What’s the point of Slutwalk Chicago? Let’s ask its organizer, Jamie Lauren Keiles:
It has to do with agency for me. A half-naked lady as a form of protest feels a lot different to me than a half-naked lady as pandering to the male-gaze. I think there is something somewhat terrifying, somewhat jarring, about a person, especially a woman putting herself out there as a “fuck you” as opposed to a “fuck me.” That said, this event isn’t about getting naked. Some people might identify with that type of protest. Others might not. This isn’t about making a spectacle of your body, it is about giving people control over their own identity, whatever that entails. This is an event about ideas, not about clothes.
Using mass protest to establish personal identity? Doesn’t that seem wrong?
Let’s start again. A cop in Toronto says women shouldn’t dress like sluts if they don’t want to be raped. Toronto feminists organize a “Slutwalk” to protest rape culture – i.e. the notion that rape victims had it coming. Protesters dress up ‘like sluts’ and march with signs denouncing victim-blaming. That’s all fine – the cop was stupid. But protesters wouldn’t be protesters if they saw themselves as the conscience of society. Slutwalk can’t just be a dope slap on the cop – it has to mean more than that.
So Slutwalk becomes a vehicle for women to establish identity. Except that’s not possible because Slutwalk is a protest against victim-blaming – the only fact about yourself you can establish attending Slutwalk is your opposition to victim-blaming. Keiles says as much herself – the point of the protest is to establish that a woman can say “fuck you” as well as “fuck me,” and the point of protesting is to establish that you personally have that choice.
Take note of the elision there: The initial protest was about rape. The final protest is about control of your sexual identity. What is it Keiles is really saying? A woman who dresses as a slut to say “fuck you” is all right in her book. A woman who dresses as a slut to say “fuck me” is pandering to the male gaze. The protest argues that women can dress like sluts without wanting sex. A rapist, then, shouldn’t try anything with a woman who dresses as a slut just in case she’s one of the “fuck you” types. But does that mean that a “fuck me” woman is still asking for it? Does dressing as a slut with the intent of sex constitute general consent?
“Of course not!” cry the Slutwalkers. “The only consent to sex is verbal consent. The clothing has nothing to do with it.” Well then what does the clothing have to do with it?
A categorical colonization model seems appropriate here – in the realm of clothing, some subset of clothes impose on the wearer the category slut. It’s not an altogether invalid categorization – there is some intersection of women who wear slutwear, regularly seek sex, and use the clothes to get it. The problem occurs at the boundaries – there are women in slutwear who aren’t out for sex but are thought to be because of the category’s monopoly. The Slutwalkers’ reclamation of “slut” is in some sense a defense of this group of women. Their goal is to establish a subcategory of “feminist” over precisely the same territory as the category of slut – to establish a category of woman that wears the same clothes as a slut but does it in opposition to the culture that produced the idea of a slut.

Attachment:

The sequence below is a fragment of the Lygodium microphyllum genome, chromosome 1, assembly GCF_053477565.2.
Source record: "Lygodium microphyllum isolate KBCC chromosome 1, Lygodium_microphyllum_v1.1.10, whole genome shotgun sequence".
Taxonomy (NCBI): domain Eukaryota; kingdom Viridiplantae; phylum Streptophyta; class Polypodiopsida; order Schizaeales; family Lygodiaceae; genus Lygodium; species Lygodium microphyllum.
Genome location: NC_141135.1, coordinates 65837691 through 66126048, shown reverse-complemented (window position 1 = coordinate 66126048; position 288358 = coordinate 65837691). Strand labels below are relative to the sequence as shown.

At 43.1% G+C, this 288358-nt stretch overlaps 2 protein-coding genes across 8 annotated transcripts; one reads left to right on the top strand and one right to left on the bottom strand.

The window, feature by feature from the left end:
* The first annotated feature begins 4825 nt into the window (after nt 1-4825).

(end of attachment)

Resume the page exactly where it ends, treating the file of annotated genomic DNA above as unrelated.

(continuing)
The first thing to say in response is that this new category does not avoid the boundary problem of categorization – there is still a class of women that falls into neither category. The reclamation of slutwear has simply imposed on that group a choice of category without any sort of freedom to avoid the debate altogether.
The second thing to say is that this reclamation of slut has nothing to do with rape. One can argue that reclaiming slutwear will protect a class of women who would have been raped under the old category. But that’s not really the point – leaving aside the empirical question of rapist response to social framing, the notion that Slutwalk objects to isn’t that women are endangered by the category of slut but the notion that a woman can be known by her choice of dress. That’s why identity comes up at all. Keiles wants to establish an identity for herself without the constraint of others’ judgment.
Slutwalk aims to establish a new category of woman in slutwear because its organizers believe that their enemy is the particular social meaning inherent in clothing. But their real enemy, the reason why they aim for “control over identity,” is the very idea that objects convey social meaning. This is the fundamental contradiction underneath Slutwalk – its organizers want to deny others the power to impose meanings on the objects they carry while retaining the power to name those objects themselves.
There is no victory at the end of this fight. Writing about Slutwalk Paris, Marx sees a broader parable:
Man emancipates himself politically from religion by expelling it from the sphere of public law to that of private law. Religion is no longer the spirit of the state, in which man behaves, albeit in a specific and limited way and in a particular sphere, as a species-being, in community with other men. It has become the spirit of civil society, of the sphere of egoism and of the bellum omnium contra omnes. It is no longer the essence of the community, but the essence of differentiation. It has become what it was at the beginning, an expression of the fact that man is separated from the community, from himself and from other men.
If Slutwalk succeeds in reclaiming the notion of slut, it will not open any doors for women’s identity. It will succeed in establishing a new category of woman’s identity and it will legitimize the notion that identity can be built from objects. It will not win women freedom to craft an identity. It will impose on them a choice of cultural fiefdoms and a balkan fight that nobody needs.